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Virtual insanity


FOLLOWING a year in which the popularity of multiplayer online games rose dramatically in Cambodia, the number of Internet gamers in the Kingdom has seen a steep drop in recent months, with simultaneous users during peek hours falling from 10,000 in late 2009 to 6,000 today.

Given this trend, it seems odd the two companies who occupy the online gaming market are optimistic about plans to introduce a variety of new games and ramp up their marketing and distribution in the coming months.

The drop in gamers was part of the fallout from Hun Sen’s speech earlier this year blasting gambling, along with a variety of other morally corrupt activities.

According to Chy Sila, chief executive officer of CBM, the parent company of CIDC and its subsidiary Sabay, the country’s largest distributor of online games, online gaming centres have been grouped with massage parlours, sports books, and karaoke bars as the city’s centres of sin, and the repercussions have been disastrous.

“It is scary when one man’s words can take down an entire industry,” Chy Sila lamented. “There is no law against gaming. Hun Sen speaks and the next day it just happens.”

However, Sabay and VTC Online, a subsidiary of Vietnam’s Military Telecom Corporation Viettel, which operates under the name Metfone in Cambodia, are predicting the impact of Hun Sen’s words will fade and greater understanding of online gaming will soften the government’s stance against the pastime.

“We have not taken legal action, but we have sent letters to the government trying to explain that online gaming is not the same as gambling,” explained Chy Sila, adding that once officials understand what online gaming is there will be no grounds for outlawing it.

Sabay introduced Justice X Wars II to Cambodia in 2008, having bought the licensing rights from a Chinese company for “a few hundred thousand dollars”, and it quickly became the Kingdom’s most popular online game.

Although users are able to download and access the game’s servers for free, Sabay has adapted profitability models from companies in Asia who have been part of a thriving gaming market for over a decade. JX2 users must spend money on specific items online which allow them to advance their character, or avatar in their quest for domination of ancient China. Audition, which will be the first game released by VTC Online, will adapt the same model where users can buy new clothes and skills for their virtual pop star.

In the last decade, the rise of online gaming in Asia can only be described as a phenomenon. In neighbouring Vietnam, the number of online gamers has ballooned to 10 million people out of 18 million Internet users in recent years. In Japan some 16 million of the country’s 67 million internet users visit gaming sites regularly.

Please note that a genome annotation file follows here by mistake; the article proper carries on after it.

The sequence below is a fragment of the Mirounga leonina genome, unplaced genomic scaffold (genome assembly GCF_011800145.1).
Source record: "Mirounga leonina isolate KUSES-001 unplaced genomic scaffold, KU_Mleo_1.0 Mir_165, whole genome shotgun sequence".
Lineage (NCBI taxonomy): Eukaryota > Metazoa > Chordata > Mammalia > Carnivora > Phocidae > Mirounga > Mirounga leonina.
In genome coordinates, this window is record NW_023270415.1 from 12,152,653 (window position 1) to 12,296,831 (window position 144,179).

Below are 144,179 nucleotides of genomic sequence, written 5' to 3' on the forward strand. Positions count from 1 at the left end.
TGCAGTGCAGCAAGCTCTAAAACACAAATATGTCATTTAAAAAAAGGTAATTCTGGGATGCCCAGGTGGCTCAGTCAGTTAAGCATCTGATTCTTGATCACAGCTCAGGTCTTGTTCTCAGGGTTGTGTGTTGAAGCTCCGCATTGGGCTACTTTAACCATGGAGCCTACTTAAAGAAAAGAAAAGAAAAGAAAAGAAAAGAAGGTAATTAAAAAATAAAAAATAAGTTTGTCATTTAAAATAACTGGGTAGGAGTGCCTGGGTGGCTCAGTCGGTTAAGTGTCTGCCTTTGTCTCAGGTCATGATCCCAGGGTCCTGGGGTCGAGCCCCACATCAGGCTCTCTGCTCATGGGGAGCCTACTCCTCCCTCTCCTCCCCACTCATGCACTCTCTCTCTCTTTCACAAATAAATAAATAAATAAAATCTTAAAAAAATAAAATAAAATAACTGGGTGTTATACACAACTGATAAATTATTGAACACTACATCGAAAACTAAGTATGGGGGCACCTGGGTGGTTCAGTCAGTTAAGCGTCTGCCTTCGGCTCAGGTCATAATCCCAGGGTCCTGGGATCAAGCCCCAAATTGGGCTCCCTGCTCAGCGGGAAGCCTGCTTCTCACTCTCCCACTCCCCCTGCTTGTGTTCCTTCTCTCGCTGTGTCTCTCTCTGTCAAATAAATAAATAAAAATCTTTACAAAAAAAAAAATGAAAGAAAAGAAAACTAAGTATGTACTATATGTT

But these numbers don’t even begin to compare with South Korea, where it is estimated that 17 million of the country’s 48 million people are online gamers. Recent stories show the depth of many Koreans’ commitment to gaming, with frightening results.

In March of this month, a couple was arrested for negligence when their infant daughter died after they spent too much time at an internet café raising their virtual daughter on Prius Online, a game similar to Second Life in which people create an alternate online identity.

In February, a South Korean man killed his mother for giving him grief about too much online game playing and then returned to an internet café where he was arrested by police.

And, in 2005, a man collapsed after playing the game StarCraft almost continuously for 50 hours. Upon reaching the hospital he went into cardiac arrest and died.

Perhaps it is this sort of impact which has led Cambodia’s government to crack down on internet cafés, which attract thousands of young Cambodians to enter virtual worlds everyday. However Hung Ha, the vice director of marketing for VTC Online, says that, although gaming might distract children from pursuits in their real life, such as getting a proper education, the games are not completely void of positive contributions to society.

“The latest version of Audition, called Audition English, encourages people to improve their language skills in order to improve their character,” he said, adding that improving computer skills should not be overlooked in a country where most people are on the wrong side of the digital divide.

But while the lure of online games might scare authorities, it presents a business opportunity which cannot be ignored within the expanding IT sector.

VTC Online says that they will use Audition, a game that targets a young female audience, to test the Cambodian market, looking to offer FIFA Online, multiplayer role-playing games such as JXII, as well as first-person shooters, to Cambodian gamers in the future.

Sabay, which has dominated the market with JXII, plans to present a first-person shooter called Attack Online in the coming months. Both companies said it was difficult for them to project the size of their target market.

Mike Gaertner, chief operating officer of CIDC, estimates that there are over 100,000 gamers in Cambodia, and says he hopes gaming will lead the way in the crucial development of Cambodia’s IT sector.

“If you look at Vietnam, it was gaming which brought computers to thousands of homes,” he explained. “Parents see their children on the computer and begin to understand what a computer can offer. I think that this same thing can happen in Cambodia.”

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